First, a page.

Unfortunately, the Court does not successfully relieve this tension. While we agree with the Court that “overbroad concept of transformative use, one that includes any further purpose, or any different character, would narrow the copyright owner’s exclusive right to create derivative works” and that “the degree of transformation required to make ‘transformative’ use of an original must go beyond that required to qualify as a derivative,” the decision does not provide clear guidance on what this actually means.

Fair use: An engine of creativity

Third, as Justice Kagan writes in a dissent joined by Chief Justice Roberts, the majority seems to undervalue the importance of transformation in the fair use inquiry, and indeed, may undervalue fair use more broadly. Justice Kagan writes: “Why do we have ‘fair use’ anyway? The majority responds that while copyrights encourage the making of creative works, fair use promotes their ‘public availability.’ … But that description sells fair use far short. Beyond promoting ‘availability,’ fair use itself advances creativity and artistic progress.” Moreover, “when a transformation of the original work has occurred, the user of the work has made the kind of creative contribution that copyright law has as its object.” By failing to focus on how Warhol’s piece transformed the original photograph and added a new meaning and message to the original, the Court’s opinion may influence future decisions to also undervalue this point and undermine the purpose of fair use itself.

Ultimately, this decision is disappointing to champions of fair use, but does not appear to change much about judgments on fair use from what we’ve seen before. Transformative fair use has always been difficult to rely on, with the possibility of a court’s judgment differing from the artist’s as to when a fair use was made. It is promising to note how much of what we believe to be fair use the Court also holds up as examples to distinguish — Warhol’s own soup cans, for example, which don’t occupy the same place in the market as the product on supermarket shelves. Moreover, the Court’s narrow focus on a single, very specific, use — the commercial use of one portrait to serve as another portrait — continues to leave a lot of room for more easily distinguished transformative uses like remixes and other forms of appropriation art.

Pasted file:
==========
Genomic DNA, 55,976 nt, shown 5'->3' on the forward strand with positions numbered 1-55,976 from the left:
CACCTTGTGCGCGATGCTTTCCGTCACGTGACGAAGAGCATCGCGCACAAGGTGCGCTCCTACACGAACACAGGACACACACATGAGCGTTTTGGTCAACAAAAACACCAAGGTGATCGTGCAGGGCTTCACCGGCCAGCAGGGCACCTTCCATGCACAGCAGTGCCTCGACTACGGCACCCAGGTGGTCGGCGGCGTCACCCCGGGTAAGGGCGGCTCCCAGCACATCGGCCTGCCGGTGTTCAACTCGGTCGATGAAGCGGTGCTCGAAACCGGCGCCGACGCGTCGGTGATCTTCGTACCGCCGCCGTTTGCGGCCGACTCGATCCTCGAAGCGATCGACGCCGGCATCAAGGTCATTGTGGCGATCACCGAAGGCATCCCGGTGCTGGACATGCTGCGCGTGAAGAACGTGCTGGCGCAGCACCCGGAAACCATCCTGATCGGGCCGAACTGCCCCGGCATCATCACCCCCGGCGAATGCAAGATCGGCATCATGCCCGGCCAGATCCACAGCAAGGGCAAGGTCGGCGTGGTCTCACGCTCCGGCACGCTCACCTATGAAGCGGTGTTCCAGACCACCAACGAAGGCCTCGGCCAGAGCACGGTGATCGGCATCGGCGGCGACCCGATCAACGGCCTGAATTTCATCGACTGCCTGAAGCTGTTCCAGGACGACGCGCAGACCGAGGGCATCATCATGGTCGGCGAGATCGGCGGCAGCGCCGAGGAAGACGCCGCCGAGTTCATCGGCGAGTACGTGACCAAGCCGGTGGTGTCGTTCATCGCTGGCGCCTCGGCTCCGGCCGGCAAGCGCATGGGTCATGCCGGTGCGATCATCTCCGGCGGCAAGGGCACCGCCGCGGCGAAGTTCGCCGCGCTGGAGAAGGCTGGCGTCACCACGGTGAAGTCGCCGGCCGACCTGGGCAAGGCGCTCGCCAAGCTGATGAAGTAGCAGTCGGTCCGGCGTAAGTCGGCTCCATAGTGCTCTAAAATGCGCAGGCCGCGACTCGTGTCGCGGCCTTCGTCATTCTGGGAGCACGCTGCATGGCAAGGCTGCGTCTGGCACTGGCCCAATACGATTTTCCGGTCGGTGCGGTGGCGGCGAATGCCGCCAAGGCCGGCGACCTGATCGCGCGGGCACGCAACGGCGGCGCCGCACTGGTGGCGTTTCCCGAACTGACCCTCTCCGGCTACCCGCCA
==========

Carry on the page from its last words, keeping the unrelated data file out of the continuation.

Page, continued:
Campbell’s Soup Cans” by Andy Warhol.

CC continues to believe that fair use is essential to creativity and culture. Justice Kagan’s dissent aligns well with CC’s views on transformation and creativity; in particular, that “artists don’t create all on their own; they cannot do what they do without borrowing from or otherwise making use of the work of others.” All art incorporates and transforms what came before it, and depends on the ability to reuse and reinterpret previous works, and the exclusivity of copyright should block that only as far as necessary to support an environment where artists can continue to create. This was a case with a particularly challenging set of facts, where there was a great deal of similarity to consider in the fair use analysis, and we believe that even after this decision, fair use continues to be alive and well in the United States, and that the Court’s narrow decision changes little about that.